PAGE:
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The road to Jaipur

India day three continued


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On the road

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Encounters on the road

Leaving Fatehpur Sikri (see previous entry) behind us we headed west to Jaipur, driven by the ever-reliable Mehar and stopping en route to see the Chand Baori step well in Abhaneri and the nearby Hindu temple.

Abhaneri: “Well” worth the detour

Abhaneri is a small rural Rajasthani village that lies just north of the main road that leads west to Jaipur, famous for its ancient step well and an interesting Hindu temple. The village dates back to the 9th century A.D. and was originally called “Abha Nagri” – the “City of Brightness”. Legend has it that Goddess Harshat Mata, to whom the temple is dedicated, in a joyous mood spread brightness all over the village. The name has since been corrupted to Abhaneri.

Our main purpose in stopping here was to see the ancient step well, which is considered is one of the oldest, largest and most impressive of these huge tanks which dot the Indian desert landscape.

However, I actually found the temple the more interesting of the two sights there, especially as the worshippers there welcomed us and allowed us to take photos.

Chand Baori step well

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Step well

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The traditional solution in this part of India to the challenge of the scarcity of water was to construct these impressive step wells. These were huge tanks designed to harvest and store what rain water there was. Chand Baori is one of the oldest, largest and most impressive of these. It takes its name from the local ruler who built it at some time between 800 and 900 A.D., King Chanda of the Nikhumba Dynasty.

The well is 20 metres deep and with 13 levels. On three sides flights of steps lead down these levels to the water at the base. The air here is five or six degrees cooler than at the surface, so as well as providing the local people with water Chand Baori also served as a community gathering place during the intense heat of summer. On the fourth side, the north, is a multi-storied corridor and two projecting balconies with shrines to Hindu gods, including Ganesh.

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Carving detail

We also spotted a small shrine in one of the small buildings on this side at the top, used by guides and the security guard. These buildings are later additions, although I haven’t been able to find out their exact date. The main structure of the well has been restored, hence its fairly solid and new appearance.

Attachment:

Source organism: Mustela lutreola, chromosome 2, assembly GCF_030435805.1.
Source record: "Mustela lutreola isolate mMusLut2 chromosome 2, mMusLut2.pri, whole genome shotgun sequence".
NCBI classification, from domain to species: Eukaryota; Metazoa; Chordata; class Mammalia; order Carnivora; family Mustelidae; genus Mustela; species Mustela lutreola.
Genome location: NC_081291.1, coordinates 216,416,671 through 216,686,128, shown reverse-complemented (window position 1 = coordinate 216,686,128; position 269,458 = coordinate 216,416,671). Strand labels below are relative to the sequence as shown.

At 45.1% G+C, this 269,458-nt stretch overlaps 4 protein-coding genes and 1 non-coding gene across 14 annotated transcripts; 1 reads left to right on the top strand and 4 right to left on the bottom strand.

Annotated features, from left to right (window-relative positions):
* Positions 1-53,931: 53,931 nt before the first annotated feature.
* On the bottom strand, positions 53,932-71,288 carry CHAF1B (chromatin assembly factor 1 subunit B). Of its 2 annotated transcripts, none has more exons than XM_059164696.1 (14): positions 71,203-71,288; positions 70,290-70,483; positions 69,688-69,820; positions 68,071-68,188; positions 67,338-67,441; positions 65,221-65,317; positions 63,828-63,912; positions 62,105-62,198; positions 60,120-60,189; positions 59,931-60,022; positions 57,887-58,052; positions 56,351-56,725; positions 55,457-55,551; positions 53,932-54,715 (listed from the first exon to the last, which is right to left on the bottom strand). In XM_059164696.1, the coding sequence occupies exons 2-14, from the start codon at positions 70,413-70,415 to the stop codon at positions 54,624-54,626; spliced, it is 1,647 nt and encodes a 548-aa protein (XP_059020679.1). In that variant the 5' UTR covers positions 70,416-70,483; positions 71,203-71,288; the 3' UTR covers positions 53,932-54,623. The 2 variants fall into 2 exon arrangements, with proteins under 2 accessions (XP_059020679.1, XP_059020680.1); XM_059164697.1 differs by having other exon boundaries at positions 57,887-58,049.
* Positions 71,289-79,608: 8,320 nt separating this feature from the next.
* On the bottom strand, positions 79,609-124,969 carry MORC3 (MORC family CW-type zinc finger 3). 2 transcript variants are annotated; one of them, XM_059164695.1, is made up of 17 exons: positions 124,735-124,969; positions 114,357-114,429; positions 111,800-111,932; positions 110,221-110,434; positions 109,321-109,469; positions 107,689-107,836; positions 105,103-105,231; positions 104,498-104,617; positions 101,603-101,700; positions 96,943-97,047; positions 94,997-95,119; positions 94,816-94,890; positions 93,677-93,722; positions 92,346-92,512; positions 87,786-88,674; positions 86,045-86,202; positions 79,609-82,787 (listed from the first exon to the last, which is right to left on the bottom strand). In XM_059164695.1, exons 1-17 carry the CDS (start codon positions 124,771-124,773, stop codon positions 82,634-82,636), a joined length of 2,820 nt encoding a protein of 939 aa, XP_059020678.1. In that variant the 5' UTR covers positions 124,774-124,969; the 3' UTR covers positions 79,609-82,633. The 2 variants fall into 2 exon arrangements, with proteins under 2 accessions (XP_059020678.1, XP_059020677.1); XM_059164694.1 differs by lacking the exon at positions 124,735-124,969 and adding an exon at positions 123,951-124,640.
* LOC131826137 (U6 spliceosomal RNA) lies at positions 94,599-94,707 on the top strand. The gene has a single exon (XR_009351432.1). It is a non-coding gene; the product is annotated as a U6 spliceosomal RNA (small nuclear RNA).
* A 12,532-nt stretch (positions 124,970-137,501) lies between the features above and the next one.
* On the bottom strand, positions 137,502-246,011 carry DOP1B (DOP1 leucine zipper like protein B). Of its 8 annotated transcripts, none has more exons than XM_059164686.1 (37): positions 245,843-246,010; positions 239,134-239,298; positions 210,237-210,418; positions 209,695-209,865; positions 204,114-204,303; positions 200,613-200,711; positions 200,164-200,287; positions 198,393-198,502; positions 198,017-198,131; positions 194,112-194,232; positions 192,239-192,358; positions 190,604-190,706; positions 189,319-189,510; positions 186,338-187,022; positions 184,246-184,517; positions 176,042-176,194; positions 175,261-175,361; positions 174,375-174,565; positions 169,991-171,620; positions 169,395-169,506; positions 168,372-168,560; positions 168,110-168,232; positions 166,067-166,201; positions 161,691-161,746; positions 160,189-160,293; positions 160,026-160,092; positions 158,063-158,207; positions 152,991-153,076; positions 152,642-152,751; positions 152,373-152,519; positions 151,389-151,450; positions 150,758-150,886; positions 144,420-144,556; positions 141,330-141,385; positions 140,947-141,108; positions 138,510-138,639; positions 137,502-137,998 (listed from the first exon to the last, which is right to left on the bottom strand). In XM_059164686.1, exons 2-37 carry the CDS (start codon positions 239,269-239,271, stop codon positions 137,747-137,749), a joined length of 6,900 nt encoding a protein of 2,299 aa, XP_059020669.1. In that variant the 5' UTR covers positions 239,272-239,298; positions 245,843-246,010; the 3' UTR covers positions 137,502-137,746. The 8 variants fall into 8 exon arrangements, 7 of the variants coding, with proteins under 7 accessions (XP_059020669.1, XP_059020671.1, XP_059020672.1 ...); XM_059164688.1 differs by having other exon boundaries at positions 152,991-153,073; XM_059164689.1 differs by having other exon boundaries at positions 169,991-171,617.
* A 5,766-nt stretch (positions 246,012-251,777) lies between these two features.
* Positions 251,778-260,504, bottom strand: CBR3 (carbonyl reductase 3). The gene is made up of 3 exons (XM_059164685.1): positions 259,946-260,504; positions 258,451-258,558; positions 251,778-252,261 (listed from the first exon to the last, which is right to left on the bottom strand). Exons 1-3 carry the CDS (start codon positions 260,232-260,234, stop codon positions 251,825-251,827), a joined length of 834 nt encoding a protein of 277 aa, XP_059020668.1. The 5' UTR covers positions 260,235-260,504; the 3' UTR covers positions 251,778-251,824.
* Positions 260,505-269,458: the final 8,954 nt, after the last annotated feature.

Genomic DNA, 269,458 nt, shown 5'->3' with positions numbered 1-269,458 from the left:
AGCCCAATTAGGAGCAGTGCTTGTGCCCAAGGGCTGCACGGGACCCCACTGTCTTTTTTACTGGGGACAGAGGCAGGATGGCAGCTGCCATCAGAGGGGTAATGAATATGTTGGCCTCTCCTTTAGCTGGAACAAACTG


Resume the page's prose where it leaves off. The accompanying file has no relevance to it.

Despite its large scale construction and functional purpose, the stone is beautifully carved in places, and the geometric patterns made by the steps rather pleasing – indeed, it reminded me rather of a painting by Escher.

There is no admission fee as such but if you accept the services of one of the guides who will hurry over to greet you then of course you should tip, and in any case the guy looking after the site, who will ask you to write in the visitors' book, will expect some rupees for his trouble. We tipped him, and wrote a few words, but passed on the guide as Mehar had already given us an outline of the well's history. Also, as we had already spent quite a long while at Fatehpur Sikri and still had nearly 100 miles to drive to Jaipur, we didn’t want to take the time needed to go down to the bottom. OK, I have to admit too that the thought of climbing up again in 38 degree heat didn’t much appeal to me either!

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The small shrine at the step well

Harshat Mata Temple

The Hashat Mata Temple was built by the same King Chanda responsible for the step well. It is no coincidence that they lie side by side, as the faithful could go to the step well to wash before coming to pray here. The temple was however destroyed in the late 10th century by Mahmud Ghazni, founder of the Ghaznavid Empire and the first ruler in history to assume the title of "Sultan”, who invaded this region around that time. Despite this destruction many of the temple’s carvings remain, though some are damaged or lie scattered on the ground around the platform on which it stands. The temple is, I gather, slowly being restored which explains why some carvings have now been reinstated and also why I spotted white painted numbers next to some of them, presumably to aid the restoration team in placing them correctly.

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Temple carving

The temple is named for the goddess Harshat Mata, who seems to be something of a patron saint for the village. She is considered to be the goddess of joy and happiness, always cheerful, and she imparts her joy and happiness to the whole village – hence the name “City of Brightness”.

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Although some locals were worshipping here at the time of our visit, they welcomed us with a smile when we climbed the steps and didn't mind us watching from a respectful distance nor taking photos. I also shot a piece of short video, mainly to capture the chanting.

The carvings in particular are beautiful and repay close inspection, and the atmosphere with the chanting and smell of incense on the air added to the experience of our visit. I was very pleased we had wandered over from the step well to check this out.

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Temple carvings

Returning to the car after our explorations, and glad of its effective air conditioning, we set off westwards. Altogether it was a long drive of about six hours from Agra to Jaipur, but even apart from the sights at Fatehpur Sikri and Abhaneri, it was an interesting one. This is after all India where life is lived by the roadside and is colourful, frenetic and intriguing.